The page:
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DENVER — Former astronaut Dale Gardner, who helped haul a stranded satellite into the space shuttle during a 1984 spacewalk, died Wednesday at age 65.
Gardner died in Colorado Springs, according to his obituary in the Colorado Springs Gazette. The obituary did not list the cause of death. The NASA website says he died on Feb. 19.
Gardner flew two shuttle missions, in 1983 and 1984. He logged 337 hours in space and 225 Earth orbits, and he went on two spacewalks totaling 12 hours.
The 1983 mission, in the Challenger, was the first night launch and first night re-entry for the shuttle program.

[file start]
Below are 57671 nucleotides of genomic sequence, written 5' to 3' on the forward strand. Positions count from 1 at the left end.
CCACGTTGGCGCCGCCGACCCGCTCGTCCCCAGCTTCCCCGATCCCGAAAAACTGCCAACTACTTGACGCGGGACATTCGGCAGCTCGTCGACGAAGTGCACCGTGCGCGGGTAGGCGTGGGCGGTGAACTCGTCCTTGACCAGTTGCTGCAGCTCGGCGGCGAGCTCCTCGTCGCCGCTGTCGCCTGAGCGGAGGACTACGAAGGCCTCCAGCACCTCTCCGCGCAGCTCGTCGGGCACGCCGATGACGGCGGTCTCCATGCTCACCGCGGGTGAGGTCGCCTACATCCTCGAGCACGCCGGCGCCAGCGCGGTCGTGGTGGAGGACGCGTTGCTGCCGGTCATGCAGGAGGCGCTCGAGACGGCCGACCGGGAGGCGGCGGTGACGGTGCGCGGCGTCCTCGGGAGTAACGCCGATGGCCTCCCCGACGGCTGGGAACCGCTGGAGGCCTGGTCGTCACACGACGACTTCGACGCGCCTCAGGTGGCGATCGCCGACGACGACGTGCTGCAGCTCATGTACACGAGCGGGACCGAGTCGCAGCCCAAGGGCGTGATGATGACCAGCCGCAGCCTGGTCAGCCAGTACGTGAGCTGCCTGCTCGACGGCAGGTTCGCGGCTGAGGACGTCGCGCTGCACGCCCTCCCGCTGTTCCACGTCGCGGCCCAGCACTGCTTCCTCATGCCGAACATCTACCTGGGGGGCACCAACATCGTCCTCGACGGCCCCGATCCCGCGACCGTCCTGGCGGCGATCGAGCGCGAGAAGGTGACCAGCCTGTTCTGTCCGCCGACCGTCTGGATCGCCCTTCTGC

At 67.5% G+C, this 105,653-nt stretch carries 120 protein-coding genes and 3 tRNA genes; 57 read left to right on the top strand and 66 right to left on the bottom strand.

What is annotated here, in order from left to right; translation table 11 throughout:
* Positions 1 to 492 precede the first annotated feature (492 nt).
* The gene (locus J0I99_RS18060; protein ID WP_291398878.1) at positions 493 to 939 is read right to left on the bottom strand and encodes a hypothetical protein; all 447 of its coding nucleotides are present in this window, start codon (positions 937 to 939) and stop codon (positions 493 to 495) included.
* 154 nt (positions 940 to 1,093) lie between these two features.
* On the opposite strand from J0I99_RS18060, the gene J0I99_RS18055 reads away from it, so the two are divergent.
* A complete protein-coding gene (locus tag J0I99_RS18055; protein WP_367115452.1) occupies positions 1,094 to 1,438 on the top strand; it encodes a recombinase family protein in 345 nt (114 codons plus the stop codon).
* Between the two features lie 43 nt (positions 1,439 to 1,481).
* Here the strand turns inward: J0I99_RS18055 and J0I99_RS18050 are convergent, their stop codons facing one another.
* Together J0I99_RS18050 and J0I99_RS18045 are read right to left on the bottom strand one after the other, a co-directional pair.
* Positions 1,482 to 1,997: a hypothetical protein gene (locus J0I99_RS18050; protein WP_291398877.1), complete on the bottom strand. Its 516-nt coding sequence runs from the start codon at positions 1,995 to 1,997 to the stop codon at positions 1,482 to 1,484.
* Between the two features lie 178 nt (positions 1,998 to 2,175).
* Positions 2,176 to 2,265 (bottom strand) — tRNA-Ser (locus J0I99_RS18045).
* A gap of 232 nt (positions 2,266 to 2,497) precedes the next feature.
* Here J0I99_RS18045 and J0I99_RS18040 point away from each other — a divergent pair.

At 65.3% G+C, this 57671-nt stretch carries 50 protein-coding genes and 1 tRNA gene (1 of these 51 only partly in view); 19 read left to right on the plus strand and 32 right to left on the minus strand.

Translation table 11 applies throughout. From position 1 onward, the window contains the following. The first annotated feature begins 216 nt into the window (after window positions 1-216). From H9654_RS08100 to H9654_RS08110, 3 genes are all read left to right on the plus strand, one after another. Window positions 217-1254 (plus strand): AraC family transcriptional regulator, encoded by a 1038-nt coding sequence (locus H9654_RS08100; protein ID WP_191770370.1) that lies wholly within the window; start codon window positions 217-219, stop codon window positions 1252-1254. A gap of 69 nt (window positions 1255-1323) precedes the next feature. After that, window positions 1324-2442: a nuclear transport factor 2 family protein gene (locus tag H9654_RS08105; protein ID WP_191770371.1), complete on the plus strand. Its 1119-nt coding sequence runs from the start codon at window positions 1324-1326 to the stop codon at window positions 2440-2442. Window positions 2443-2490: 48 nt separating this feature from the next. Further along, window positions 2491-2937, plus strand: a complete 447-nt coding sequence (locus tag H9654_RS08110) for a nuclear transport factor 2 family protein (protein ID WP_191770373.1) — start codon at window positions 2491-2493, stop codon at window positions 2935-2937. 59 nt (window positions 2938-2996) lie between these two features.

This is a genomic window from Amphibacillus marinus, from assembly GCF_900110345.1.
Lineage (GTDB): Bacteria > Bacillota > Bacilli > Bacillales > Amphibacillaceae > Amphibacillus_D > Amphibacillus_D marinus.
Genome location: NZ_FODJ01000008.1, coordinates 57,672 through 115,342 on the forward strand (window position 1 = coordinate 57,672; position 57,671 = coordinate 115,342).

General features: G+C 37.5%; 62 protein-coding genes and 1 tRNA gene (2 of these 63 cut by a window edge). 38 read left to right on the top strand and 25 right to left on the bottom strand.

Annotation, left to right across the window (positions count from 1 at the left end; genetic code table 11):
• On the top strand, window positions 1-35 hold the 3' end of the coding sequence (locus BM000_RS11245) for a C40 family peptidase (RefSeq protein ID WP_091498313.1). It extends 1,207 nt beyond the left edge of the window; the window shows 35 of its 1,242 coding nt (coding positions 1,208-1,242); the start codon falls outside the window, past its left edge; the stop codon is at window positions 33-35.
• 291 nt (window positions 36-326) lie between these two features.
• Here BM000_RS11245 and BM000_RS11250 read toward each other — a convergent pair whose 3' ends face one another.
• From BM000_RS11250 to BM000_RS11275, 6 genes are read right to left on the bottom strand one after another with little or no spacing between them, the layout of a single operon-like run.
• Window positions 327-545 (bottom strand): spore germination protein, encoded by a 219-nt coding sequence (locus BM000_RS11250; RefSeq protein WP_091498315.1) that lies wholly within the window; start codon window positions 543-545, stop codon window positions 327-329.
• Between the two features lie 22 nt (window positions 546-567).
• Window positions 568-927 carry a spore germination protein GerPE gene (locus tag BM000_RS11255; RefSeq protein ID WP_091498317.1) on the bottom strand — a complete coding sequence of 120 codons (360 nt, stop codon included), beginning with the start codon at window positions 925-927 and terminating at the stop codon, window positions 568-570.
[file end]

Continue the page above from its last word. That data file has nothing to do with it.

The 1984 mission salvaged two satellites that were stuck in the wrong orbits and brought them back to Earth. After Gardner helped retrieve one of them, a Western Union communications satellite, he posed for a photo outside the shuttle with a “for sale” sign.
Both satellites were eventually returned to orbit.
Gardner left NASA after 8 ˝ years. His father, William Gardner, said at the time that his son was frustrated by delays in resuming the shuttle program after the Challenger was destroyed by a booster-rocket explosion in 1986, killing all seven astronauts aboard.
A commander in the Navy, Gardner then returned to active duty. He served as the U.S. Space Command’s deputy director for space control at Peterson Air Force Base in Colorado Springs.
He retired from the Navy in 1990 and worked for TRW Inc., Northrup Grumman and the National Renewable Energy Laboratory in Golden, Colo. He retired from civilian work in January 2013.
His funeral service is scheduled for Tuesday in Colorado Springs.